It has taken awhile, but finally the DC Universe has put the right women in charge — both in front of and behind the camera — and the result should rock the movies this summer. The long-awaited Wonder Woman feature is upon us, and let me be clear: This is not your mother’s Wonder Woman, and it is certainly not Lynda Carter’s (who starred in the cartoon-y 1970s TV series). As I say in my video review above, the casting here could not be better. Stunning Israeli actress Gal Gadot, director Patty Jenkins, a terrific and wryly funny script from Allan Heinberg (and his story in collaboration with Zack Snyder and Jason Fuchs) and co-star Chris Pine really light up the screen in a way few new comic book movie franchises can do.


Yes, this is an origin story, but it is one in which the “origins” don’t get in the way of the story. It starts off on the island of Themyscira, an all-female conclave ruled by the Queen (Connie Nielsen) where the young Diana (soon to grow up to be Wonder Woman) learns the ways of their world, especially under the guidance of her aunt (Robin Wright). We see Diana as a young child, a teenager and finally the strong-willed woman inhabited by Gadot. One day a plane carrying World War I military intelligence officer Steve Trevor (Pine) crash-lands on the island, and a relationship starts between him and Diana — he’s the first male she has ever encountered. Their initial dialogue scenes are priceless, very funny and really cut to the core of female and male interaction in a winning way. She is like a fish out of water in this regard, curious but still smart enough to keep him on his toes.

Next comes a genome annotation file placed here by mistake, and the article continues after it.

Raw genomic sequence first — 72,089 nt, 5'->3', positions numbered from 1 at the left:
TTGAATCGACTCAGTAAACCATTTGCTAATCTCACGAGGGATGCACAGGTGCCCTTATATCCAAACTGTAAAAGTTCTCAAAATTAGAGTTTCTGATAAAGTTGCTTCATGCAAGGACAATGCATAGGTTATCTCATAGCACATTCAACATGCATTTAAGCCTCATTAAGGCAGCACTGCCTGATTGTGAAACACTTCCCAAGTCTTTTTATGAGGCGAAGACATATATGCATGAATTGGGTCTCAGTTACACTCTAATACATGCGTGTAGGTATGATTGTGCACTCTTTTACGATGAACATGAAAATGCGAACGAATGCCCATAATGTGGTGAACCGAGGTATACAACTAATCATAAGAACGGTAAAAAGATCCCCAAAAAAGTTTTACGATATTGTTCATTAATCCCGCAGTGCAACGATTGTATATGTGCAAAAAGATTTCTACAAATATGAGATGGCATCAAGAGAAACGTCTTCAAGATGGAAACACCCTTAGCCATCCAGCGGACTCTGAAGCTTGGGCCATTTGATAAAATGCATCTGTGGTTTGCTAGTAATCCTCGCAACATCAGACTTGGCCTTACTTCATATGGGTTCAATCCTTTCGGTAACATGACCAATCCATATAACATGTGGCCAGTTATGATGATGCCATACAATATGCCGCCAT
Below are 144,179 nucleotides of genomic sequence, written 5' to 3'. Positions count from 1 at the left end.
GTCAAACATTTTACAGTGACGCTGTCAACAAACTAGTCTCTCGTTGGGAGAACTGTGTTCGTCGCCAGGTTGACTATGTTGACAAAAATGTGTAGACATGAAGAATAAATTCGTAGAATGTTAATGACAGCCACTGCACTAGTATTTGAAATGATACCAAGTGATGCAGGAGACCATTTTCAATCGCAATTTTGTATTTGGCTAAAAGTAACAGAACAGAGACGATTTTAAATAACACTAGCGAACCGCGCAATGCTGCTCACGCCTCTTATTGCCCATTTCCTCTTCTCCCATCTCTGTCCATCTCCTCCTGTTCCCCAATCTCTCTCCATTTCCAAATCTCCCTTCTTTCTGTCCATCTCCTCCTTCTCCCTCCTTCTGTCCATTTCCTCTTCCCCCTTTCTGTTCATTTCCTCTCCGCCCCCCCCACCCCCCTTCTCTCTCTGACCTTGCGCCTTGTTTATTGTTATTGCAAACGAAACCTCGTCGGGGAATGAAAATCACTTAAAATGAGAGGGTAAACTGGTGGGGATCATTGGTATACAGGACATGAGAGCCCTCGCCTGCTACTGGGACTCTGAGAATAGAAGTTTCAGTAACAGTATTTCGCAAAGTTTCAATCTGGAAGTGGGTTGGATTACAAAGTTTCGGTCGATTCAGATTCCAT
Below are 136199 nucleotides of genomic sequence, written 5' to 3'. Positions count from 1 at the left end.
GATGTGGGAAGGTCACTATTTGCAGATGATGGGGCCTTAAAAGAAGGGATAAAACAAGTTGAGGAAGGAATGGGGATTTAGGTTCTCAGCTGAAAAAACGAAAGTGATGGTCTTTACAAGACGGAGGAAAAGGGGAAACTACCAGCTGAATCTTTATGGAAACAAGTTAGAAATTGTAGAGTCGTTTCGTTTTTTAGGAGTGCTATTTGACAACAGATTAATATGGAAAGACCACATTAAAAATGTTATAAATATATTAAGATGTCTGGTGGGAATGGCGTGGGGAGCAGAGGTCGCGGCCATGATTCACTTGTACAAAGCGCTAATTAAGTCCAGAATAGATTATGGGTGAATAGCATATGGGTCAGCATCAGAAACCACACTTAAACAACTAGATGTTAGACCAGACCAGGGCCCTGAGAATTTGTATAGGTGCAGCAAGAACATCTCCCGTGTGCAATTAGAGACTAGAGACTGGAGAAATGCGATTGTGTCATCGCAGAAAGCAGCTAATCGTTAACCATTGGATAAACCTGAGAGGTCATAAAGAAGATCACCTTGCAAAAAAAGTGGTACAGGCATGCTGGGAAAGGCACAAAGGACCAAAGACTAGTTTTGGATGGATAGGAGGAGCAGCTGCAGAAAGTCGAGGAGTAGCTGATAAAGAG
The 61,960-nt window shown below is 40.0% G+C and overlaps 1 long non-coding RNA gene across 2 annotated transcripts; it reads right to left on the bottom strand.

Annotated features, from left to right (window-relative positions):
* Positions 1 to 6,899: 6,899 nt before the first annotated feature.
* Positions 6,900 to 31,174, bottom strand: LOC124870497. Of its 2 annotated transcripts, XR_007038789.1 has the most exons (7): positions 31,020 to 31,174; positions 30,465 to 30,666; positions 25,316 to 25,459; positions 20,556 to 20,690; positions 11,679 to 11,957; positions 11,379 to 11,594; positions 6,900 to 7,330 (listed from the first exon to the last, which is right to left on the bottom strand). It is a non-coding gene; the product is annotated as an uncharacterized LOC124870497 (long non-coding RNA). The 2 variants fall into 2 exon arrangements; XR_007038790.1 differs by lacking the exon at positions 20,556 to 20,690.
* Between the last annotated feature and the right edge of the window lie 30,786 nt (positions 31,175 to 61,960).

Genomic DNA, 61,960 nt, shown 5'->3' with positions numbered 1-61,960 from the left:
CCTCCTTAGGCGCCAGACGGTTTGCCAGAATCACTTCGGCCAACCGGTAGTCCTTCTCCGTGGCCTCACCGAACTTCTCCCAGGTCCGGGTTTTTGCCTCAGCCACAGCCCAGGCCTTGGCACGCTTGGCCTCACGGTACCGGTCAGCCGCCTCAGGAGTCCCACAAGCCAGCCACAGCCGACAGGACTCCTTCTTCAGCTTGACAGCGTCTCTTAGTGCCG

After a battle scene involving Themyscira’s female warriors and invading German troops, the action switches to London, where Steve and Diana become involved in more derring-do, fighting off the baddies including villainous Doctor Poison (Elena Anaya) and an evil German general (Danny Huston) as they attempt to destroy Dr. Poison’s chemical weapons lab. A very funny sequence is set in a department store as Diana tries on a number of then-contemporary outfits in order to fit into this new society, but it isn’t long before she is back in her skimpy work outfit and brandishing her famous shield. (Thankfully, she mostly avoids the twirling routine Carter made famous in the TV series — this is a comic book movie that resists camp whenever it can.)

With financial help from a British politician (David Thewlis), Steve and Diana recruit a trio of helpers (played nicely by Ewen Bremner, Eugene Brave Rock and Said Taghmaoui). They all make for a memorable crew that would give the Guardians of the Galaxy a run for their money. Wonder Woman follows a predictable path, with lots of fighting leading to the finale, but this gem is a cut above nearly all the way. There is something here for everyone. It should clean up for Warner Bros, which releases it in North America today.

Producers are Chuck Roven, Deborah Snyder, Zack Snyder and Richard Suckle.

Do you plan to see Wonder Woman? Let us know what you think.